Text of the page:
I hvert fall om vi skal basere oss på en artikkel om lederen i seneste New Scientist (med tittelen The Genesis Problem, krever abonnement for å lese) som oppsummerer en konferanse holdt i anledning Stephen Hawkings 70-årsdag.
Why physicists can't avoid a creation event.
Og det var vel ikke den beste bursdagsgaven han kunne få. For i motsetning til hva Hawking og en del andre fysikere har antatt var konklusjonen at det fysiske universet ikke er evig, men har en begynnelse.
Som vi har vært innom en gang eller syv tidligere skapte Hawking
headlines about a year ago when he claimed that the fundamental forces of the universe (like gravity) were eternal and were sufficient to explain the sudden emergence of all matter and energy spontaneously in the Big Bang. Hawkings has admitted he wants the universe to be eternal, in order to avoid having to acknowledge the existence of a creator.Hvilke hovedmodeller er det så vi snakker om? Kort sagt, enkelt og tabloid oppsummert, de følgende.
- Eternal inflation: Built on Alan Guth’s 1981 inflation proposal, this model imagines bubble universes forming and inflating spontaneously forever. Vilenkin and Guth had debunked this idea as recently as 2003. The equations still require a boundary in the past.
- Eternal cycles: A universe that bounces endlessly from expansion to contraction has a certain appeal to some, but it won’t work either. “Disorder increases with time,” Grossman explained. “So following each cycle, the universe must get more and more disordered.” Logically, then, if there had already been an infinite number of cycles, the universe would already been in a state of maximum disorder, even if the universe gets bigger with each bounce. Scratch that model.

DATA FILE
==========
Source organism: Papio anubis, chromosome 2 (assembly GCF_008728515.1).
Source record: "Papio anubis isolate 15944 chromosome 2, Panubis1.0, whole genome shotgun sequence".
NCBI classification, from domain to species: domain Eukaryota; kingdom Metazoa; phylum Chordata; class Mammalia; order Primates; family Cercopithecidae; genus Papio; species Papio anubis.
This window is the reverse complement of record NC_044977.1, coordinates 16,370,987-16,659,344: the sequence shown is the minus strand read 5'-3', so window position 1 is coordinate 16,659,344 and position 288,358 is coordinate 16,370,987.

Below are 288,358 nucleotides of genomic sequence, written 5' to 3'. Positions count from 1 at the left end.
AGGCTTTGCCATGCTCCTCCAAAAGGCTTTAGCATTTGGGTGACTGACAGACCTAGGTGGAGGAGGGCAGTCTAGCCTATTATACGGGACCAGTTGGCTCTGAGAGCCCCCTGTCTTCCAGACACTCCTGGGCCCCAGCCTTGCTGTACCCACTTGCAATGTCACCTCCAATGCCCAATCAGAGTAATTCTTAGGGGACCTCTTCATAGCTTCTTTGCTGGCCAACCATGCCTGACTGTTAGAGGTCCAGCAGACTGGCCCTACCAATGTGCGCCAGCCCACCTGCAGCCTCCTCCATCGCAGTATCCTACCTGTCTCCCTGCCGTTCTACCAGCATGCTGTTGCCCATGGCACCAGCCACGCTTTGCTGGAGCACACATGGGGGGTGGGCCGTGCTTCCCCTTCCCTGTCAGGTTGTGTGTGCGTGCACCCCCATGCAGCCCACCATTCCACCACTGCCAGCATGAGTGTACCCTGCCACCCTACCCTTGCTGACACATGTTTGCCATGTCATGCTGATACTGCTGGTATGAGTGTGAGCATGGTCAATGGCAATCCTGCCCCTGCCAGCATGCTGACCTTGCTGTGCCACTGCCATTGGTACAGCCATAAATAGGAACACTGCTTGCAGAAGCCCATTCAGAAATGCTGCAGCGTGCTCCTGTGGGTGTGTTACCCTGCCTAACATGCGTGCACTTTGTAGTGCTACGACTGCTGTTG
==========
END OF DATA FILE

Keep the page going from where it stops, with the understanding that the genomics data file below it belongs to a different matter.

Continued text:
- Eternal egg: One last holdout was the “cosmic egg” model that has the universe hatching out of some eternally-existing static state. “Late last year Vilenkin and graduate student Audrey Mithani showed that the egg could not have existed forever after all, as quantum instabilities would force it to collapse after a finite amount of time (arxiv.org/abs/1110.4096).” No way could the egg be eternal.
Cosmologists thought they had a workaround. Over the years, they have tried on several different models of the universe that dodge the need for a beginning while still requiring a big bang. But recent research has shot them full of holes (see "Why physicists can't avoid a creation event"). It now seems certain that the universe did have a beginning.Noe som altså ikke er enkelt selv om Lawrence Krauss slik New Scientists anmeldelse lenket til i forrige setning prøver desperat. Det hører med å nevne at Dawkins ikke overraskende ikke akkurat ... imponerer i etterordet.
Without an escape clause, physicists and philosophers must finally answer a problem that has been nagging at them for the best part of 50 years: how do you get a universe, complete with the laws of physics, out of nothing (see "Trying to make the cosmos out of nothing")?
The same can't be said about the Dawkins afterword, which is both superfluous and silly. A Universe From Nothing is a great book: readable, informative and topical. Inexplicably, though, Dawkins compares it to On the Origin of Species, and suggests it might be cosmology's "deadliest blow to supernaturalism". That leaves the reader with the entirely wrong sense of having just ingested a polemic, rather than an excellent guide to the cutting edge of physics. Krauss doesn't need Dawkins; a writer this good can speak for himself.La nå det være som det vil, lederartikkelen konstaterer i hvert fall tørt at "If there was a start to the universe, that means we have to explain how something just appeared from nothing".
Da mangler bare den lille detaljen å vise resten av Første Mosebok 1,1. Selv om det ligger noen Planck-lengder unna New Scientists ansvarsområde.